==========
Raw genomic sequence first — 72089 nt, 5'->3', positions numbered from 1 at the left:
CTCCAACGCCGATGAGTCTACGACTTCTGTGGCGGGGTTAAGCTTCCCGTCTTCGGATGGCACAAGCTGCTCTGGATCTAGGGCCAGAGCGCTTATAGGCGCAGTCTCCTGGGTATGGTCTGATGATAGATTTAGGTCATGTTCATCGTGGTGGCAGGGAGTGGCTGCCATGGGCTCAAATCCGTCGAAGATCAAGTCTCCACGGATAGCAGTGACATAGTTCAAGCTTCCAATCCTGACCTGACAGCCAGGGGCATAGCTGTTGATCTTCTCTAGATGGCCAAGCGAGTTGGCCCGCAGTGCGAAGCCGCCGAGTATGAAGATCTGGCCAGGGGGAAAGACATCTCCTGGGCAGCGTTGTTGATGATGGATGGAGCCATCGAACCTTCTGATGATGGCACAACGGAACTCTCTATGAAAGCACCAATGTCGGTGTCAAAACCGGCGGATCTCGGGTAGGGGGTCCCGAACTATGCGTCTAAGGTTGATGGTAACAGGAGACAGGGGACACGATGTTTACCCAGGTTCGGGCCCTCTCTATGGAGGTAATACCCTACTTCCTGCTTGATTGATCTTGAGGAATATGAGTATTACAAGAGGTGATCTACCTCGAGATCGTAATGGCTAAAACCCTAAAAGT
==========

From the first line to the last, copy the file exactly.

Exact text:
Raw genomic sequence first — 72089 nt, 5'->3', positions numbered from 1 at the left:
CTCCAACGCCGATGAGTCTACGACTTCTGTGGCGGGGTTAAGCTTCCCGTCTTCGGATGGCACAAGCTGCTCTGGATCTAGGGCCAGAGCGCTTATAGGCGCAGTCTCCTGGGTATGGTCTGATGATAGATTTAGGTCATGTTCATCGTGGTGGCAGGGAGTGGCTGCCATGGGCTCAAATCCGTCGAAGATCAAGTCTCCACGGATAGCAGTGACATAGTTCAAGCTTCCAATCCTGACCTGACAGCCAGGGGCATAGCTGTTGATCTTCTCTAGATGGCCAAGCGAGTTGGCCCGCAGTGCGAAGCCGCCGAGTATGAAGATCTGGCCAGGGGGAAAGACATCTCCTGGGCAGCGTTGTTGATGATGGATGGAGCCATCGAACCTTCTGATGATGGCACAACGGAACTCTCTATGAAAGCACCAATGTCGGTGTCAAAACCGGCGGATCTCGGGTAGGGGGTCCCGAACTATGCGTCTAAGGTTGATGGTAACAGGAGACAGGGGACACGATGTTTACCCAGGTTCGGGCCCTCTCTATGGAGGTAATACCCTACTTCCTGCTTGATTGATCTTGAGGAATATGAGTATTACAAGAGGTGATCTACCTCGAGATCGTAATGGCTAAAACCCTAAAAGT